Prince George's County park and planning officials are trying to determine the size and scope of the proposed "dinosaur park" in Laurel and whether the fossils at the 30-acre site are too rare to allow the public hands-on access to any digs.

Those issues are expected to be resolved in the coming months when the Maryland-National Capital Park and Planning Commission studies the soil and looks for a designer for the project.

The plan got its official blessing last week after the County Council unanimously approved $62,500 for the design of the park. The county is required by the state to pay for 25 percent of design costs. The state--through Program Open Space--is contributing $187,500.

The project will need additional funding from the county in future years to cover the expected $600,000 price tag.

"We finally got a little local money passed," said council member Walter H. Maloney (D-Beltsville), whose district includes the proposed park site. "It's a big plus, and I'm looking forward to seeing something happen."

The idea of an education center with a dinosaur theme was first proposed in 1992 by District paleontologist Peter M. Kranz. A year before, the largest adult dinosaur bone ever found in the northeastern United States was discovered in a clay pit in Laurel.

Kranz and others who advocated for the center--including then-Gov. William Donald Schaefer--envisioned a place where the public could dig for fossils alongside trained paleontologists.

The biggest dreamers even saw a place where visitors could buy souvenirs in the DinoStore, go down the Dino-Slide in the Kiddie Dinosaur Playground and watch plastic reptiles rise from a pond and move in the woods of Dinosaur Forest.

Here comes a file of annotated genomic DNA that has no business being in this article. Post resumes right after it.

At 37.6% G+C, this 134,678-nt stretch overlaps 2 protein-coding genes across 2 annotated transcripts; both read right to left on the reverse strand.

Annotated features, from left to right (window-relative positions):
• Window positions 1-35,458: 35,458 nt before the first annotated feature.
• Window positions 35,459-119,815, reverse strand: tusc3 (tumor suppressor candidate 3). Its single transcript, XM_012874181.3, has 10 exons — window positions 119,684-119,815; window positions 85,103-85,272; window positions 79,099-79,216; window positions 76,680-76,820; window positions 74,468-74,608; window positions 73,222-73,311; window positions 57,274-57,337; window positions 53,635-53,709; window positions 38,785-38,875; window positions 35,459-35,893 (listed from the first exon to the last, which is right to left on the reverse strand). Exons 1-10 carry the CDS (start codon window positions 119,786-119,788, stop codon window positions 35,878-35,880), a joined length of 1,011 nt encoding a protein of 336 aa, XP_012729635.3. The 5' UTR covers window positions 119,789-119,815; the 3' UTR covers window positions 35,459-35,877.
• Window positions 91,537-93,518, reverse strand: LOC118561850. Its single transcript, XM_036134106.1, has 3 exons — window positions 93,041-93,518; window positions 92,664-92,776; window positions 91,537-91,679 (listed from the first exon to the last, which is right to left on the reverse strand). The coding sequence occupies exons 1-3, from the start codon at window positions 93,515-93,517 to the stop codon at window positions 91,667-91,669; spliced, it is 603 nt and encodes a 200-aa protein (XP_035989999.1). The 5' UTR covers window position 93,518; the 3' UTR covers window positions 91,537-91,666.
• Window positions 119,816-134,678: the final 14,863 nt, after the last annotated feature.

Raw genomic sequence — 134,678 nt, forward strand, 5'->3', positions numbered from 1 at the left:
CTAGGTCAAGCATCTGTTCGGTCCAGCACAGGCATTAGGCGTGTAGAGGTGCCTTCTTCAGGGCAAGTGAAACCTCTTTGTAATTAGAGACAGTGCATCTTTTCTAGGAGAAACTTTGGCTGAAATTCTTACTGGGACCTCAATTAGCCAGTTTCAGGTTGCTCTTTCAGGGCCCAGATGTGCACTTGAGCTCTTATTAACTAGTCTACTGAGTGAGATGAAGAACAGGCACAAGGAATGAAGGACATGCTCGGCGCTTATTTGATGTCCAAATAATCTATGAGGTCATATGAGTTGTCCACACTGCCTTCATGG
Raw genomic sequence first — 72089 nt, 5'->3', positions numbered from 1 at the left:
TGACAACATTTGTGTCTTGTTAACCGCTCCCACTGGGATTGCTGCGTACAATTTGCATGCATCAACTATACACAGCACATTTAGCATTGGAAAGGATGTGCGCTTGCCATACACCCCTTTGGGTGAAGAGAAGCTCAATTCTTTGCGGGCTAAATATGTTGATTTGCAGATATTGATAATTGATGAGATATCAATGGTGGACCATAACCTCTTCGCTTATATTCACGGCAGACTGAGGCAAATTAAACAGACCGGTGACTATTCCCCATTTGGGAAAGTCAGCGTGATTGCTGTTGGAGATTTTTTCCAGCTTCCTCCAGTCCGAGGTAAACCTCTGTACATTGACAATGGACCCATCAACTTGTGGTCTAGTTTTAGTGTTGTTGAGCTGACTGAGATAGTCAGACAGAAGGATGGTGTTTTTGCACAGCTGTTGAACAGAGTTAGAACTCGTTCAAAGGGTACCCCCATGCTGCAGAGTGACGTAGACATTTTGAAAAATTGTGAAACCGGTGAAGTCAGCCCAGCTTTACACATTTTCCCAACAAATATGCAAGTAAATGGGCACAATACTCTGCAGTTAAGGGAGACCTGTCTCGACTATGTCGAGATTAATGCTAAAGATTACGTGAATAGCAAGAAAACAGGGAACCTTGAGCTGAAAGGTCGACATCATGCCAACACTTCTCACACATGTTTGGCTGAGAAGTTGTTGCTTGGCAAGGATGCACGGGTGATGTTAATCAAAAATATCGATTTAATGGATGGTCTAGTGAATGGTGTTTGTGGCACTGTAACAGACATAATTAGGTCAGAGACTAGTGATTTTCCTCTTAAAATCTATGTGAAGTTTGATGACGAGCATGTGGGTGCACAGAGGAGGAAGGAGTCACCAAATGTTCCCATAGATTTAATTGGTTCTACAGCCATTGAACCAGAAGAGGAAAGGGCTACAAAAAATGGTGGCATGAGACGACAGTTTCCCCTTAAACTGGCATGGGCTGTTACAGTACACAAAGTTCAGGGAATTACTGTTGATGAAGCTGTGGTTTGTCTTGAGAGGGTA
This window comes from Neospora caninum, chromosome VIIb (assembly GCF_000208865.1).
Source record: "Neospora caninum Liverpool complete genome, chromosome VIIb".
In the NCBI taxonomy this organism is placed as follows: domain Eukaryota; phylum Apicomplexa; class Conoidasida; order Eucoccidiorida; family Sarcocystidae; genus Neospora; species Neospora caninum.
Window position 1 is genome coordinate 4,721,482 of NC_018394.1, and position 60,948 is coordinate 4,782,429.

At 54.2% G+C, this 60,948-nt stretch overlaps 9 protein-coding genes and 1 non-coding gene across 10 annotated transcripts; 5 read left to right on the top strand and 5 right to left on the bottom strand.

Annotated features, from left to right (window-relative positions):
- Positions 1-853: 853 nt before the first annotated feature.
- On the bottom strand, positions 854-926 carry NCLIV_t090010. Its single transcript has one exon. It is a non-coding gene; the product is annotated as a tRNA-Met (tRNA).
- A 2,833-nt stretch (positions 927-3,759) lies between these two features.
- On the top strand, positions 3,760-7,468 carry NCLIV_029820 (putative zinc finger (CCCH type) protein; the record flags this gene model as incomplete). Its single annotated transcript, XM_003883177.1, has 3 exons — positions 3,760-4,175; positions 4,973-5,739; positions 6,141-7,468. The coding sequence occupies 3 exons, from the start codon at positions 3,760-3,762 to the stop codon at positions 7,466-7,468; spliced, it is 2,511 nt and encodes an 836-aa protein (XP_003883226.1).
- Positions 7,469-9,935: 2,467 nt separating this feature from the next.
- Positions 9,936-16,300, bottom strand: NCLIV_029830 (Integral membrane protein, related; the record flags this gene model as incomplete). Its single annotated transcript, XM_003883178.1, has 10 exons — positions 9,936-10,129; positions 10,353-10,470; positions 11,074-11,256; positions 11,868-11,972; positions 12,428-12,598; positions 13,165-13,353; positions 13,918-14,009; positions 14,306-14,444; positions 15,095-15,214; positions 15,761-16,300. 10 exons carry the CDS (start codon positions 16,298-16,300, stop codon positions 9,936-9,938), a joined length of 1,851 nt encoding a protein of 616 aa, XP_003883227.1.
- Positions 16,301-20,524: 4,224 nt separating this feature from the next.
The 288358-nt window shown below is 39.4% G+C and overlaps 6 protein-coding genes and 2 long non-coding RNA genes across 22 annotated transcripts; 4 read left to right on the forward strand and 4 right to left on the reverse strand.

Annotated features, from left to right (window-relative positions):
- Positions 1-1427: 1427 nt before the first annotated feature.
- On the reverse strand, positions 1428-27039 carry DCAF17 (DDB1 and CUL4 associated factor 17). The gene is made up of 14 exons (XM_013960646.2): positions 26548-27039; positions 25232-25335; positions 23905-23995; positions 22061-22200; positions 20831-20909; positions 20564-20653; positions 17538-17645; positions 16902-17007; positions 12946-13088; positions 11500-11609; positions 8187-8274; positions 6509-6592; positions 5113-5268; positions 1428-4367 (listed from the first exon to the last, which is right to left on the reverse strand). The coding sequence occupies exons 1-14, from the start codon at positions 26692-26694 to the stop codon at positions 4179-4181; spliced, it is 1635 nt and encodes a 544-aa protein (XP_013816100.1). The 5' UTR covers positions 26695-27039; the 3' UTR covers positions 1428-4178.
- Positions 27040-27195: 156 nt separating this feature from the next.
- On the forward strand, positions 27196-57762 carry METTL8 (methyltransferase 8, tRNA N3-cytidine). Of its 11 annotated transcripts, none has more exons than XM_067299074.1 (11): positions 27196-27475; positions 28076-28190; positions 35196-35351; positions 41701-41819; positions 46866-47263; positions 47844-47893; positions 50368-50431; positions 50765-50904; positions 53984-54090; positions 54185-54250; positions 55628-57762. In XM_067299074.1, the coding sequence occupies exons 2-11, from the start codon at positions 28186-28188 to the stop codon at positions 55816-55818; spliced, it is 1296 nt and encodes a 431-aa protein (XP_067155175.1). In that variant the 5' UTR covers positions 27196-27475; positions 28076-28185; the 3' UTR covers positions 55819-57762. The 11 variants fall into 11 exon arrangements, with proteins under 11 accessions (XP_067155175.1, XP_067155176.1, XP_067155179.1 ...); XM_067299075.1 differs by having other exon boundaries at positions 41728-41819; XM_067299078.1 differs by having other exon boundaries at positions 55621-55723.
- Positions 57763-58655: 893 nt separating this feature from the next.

"The prospect of thousands of Maryland kids being on a dinosaur fossil dig site is very exciting," said Richard Dolesh, a forest and wildlife director for the state Department of Natural Resources.

But Dolesh, who was chief interpreter for the county planning commission in 1992, said funding was and continues to be an issue for the park.

Laura Jean Kinch, a commission landscape architect who is overseeing the development of the park, said it may never be as grand as what some have proposed or look like a "Disney World-ish" learning center where the public can participate in fossil digs.

"What we envision is a center similar to our neighborhood community centers, and it will emphasize dinosaurs," she said. "The overall theme will be a scientific theme rather than a sports theme."

Kinch said the commission had budgeted only enough money to build a standard neighborhood recreational center. She said the funding is not adequate for anything bigger.

"It's so early in the project design that we're not even certain what kind of resources are there and whether it would be appropriate for people to dig," she said. "We'd like it to be something available to the public, but we aren't sure of the scientific value [of the site]."

Kinch said the center likely will be designed in a way that it could be expanded if more money became available from the public or private sectors.

Maloney said he hopes the center will be interactive.

"The land is attractive as an educational and tourist site," he said. "It's a big asset. The thing about dinosaurs is you have to take them where you find them."

CAPTION: Washington paleontologist Peter M. Kranz, with helmet--shown here helping students at an archaeological dig near Redskins Stadium in 1997--first proposed an education center with a dinosaur theme in Laurel in 1992.